"arn": "arn:aws:logs:eu-west-1:{aws-account-id}:log-group:airflow-ricsue-dublin-Worker:*",
            "storedBytes": 9515445
        },
...

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And we can use the aws logs tail to stream these logs which can be super helpful when we want to know what is going on.

aws logs tail "airflow-ricsue-dublin-WebServer"
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Note! The above command works with the aws cli v2 only.

This generates output as you would expect from a typical tail command:

2021-02-04T19:34:18.255000+00:00 webserver_console_ip-10-0-27-51.eu-west-1.compute.internal_1611138773.8887548.log 10.0.42.53 - - [04/Feb/2021:19:34:18 +0000] "GET /health HTTP/1.1" 200 12 "-" "ELB-HealthChecker/2.0"
2021-02-04T19:34:37.781000+00:00 webserver_console_ip-10-0-27-51.eu-west-1.compute.internal_1611138773.8887548.log [2021-02-04 19:34:37 +0000] [30] [INFO] Handling signal: ttin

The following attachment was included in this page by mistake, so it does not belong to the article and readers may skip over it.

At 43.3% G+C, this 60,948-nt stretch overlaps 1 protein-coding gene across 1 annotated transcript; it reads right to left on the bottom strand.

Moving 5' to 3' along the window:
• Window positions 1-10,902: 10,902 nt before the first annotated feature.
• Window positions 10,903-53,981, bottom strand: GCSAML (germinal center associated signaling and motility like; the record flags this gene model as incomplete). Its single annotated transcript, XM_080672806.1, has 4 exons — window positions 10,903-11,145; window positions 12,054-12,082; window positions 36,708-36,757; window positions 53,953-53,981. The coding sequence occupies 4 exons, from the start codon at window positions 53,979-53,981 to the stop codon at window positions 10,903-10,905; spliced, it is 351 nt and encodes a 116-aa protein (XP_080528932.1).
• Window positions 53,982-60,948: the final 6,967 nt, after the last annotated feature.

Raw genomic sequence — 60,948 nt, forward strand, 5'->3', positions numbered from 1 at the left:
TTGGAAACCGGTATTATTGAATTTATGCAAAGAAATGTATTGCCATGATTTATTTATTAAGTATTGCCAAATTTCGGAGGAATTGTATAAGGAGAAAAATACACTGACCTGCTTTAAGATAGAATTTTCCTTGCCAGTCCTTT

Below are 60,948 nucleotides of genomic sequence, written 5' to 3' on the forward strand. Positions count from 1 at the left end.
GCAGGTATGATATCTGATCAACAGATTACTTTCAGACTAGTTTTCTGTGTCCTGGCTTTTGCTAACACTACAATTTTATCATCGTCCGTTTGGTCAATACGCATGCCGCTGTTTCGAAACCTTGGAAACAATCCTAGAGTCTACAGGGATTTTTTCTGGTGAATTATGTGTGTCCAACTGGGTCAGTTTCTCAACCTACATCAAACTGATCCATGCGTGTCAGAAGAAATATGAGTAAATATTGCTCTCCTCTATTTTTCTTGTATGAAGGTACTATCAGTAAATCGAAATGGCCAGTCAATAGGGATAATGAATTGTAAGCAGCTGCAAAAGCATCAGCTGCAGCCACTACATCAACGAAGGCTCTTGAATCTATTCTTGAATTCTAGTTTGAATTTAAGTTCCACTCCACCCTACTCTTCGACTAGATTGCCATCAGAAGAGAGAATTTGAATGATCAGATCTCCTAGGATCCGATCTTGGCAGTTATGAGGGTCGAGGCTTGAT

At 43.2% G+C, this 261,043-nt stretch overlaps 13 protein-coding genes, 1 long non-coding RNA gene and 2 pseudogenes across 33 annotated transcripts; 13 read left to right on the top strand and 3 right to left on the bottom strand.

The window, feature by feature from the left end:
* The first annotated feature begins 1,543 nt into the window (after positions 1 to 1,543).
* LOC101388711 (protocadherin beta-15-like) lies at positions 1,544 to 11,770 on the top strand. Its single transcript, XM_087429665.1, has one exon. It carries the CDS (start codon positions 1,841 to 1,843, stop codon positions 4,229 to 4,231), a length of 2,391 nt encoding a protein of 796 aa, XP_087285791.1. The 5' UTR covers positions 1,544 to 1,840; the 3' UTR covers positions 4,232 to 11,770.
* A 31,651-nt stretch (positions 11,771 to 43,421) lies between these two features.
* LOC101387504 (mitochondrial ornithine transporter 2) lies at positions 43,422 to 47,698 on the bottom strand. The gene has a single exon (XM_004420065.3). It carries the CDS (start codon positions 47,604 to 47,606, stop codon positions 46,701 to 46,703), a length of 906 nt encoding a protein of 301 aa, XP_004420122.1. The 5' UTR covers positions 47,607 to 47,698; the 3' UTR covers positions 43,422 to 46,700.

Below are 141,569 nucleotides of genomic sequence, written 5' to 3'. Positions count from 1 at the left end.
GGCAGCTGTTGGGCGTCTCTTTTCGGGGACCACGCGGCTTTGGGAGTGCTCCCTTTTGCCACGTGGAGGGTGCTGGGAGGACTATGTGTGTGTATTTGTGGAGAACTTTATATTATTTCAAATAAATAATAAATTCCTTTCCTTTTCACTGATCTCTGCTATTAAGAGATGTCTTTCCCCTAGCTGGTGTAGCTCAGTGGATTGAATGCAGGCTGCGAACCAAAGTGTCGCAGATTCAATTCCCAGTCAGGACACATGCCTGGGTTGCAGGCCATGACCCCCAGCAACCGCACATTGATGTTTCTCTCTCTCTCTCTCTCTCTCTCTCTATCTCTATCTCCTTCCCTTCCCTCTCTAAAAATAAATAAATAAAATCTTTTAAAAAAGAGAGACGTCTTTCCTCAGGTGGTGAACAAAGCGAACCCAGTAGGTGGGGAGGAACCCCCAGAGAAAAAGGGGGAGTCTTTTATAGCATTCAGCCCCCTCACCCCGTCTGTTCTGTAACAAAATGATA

2021-02-04T19:34:37.841000+00:00 webserver_console_ip-10-0-27-51.eu-west-1.compute.internal_1611138773.8887548.log [2021-02-04 19:34:37 +0000] [11232] [INFO] Booting worker with pid: 11232
2021-02-04T19:34:37.868000+00:00 webserver_console_ip-10-0-27-51.eu-west-1.compute.internal_1611138773.8887548.log [2021-02-04 19:34:37,802] {{logging_config.py:47}} INFO - Successfully imported user-defined logging config from log_config.LOGGING_CONFIG
2021-02-04T19:34:38.524000+00:00 webserver_console_ip-10-0-27-51.eu-west-1.compute.internal_1611138773.8887548.log [2021-02-04 19:34:38,523] {{__init__.py:50}} INFO - Using executor CeleryExecutor
2021-02-04T19:34:40.888000+00:00 webserver_console_ip-10-0-27-51.eu-west-1.compute.internal_1611138773.8887548.log [2021-02-04 19:34:40 +0000] [30] [INFO] Handling signal: ttou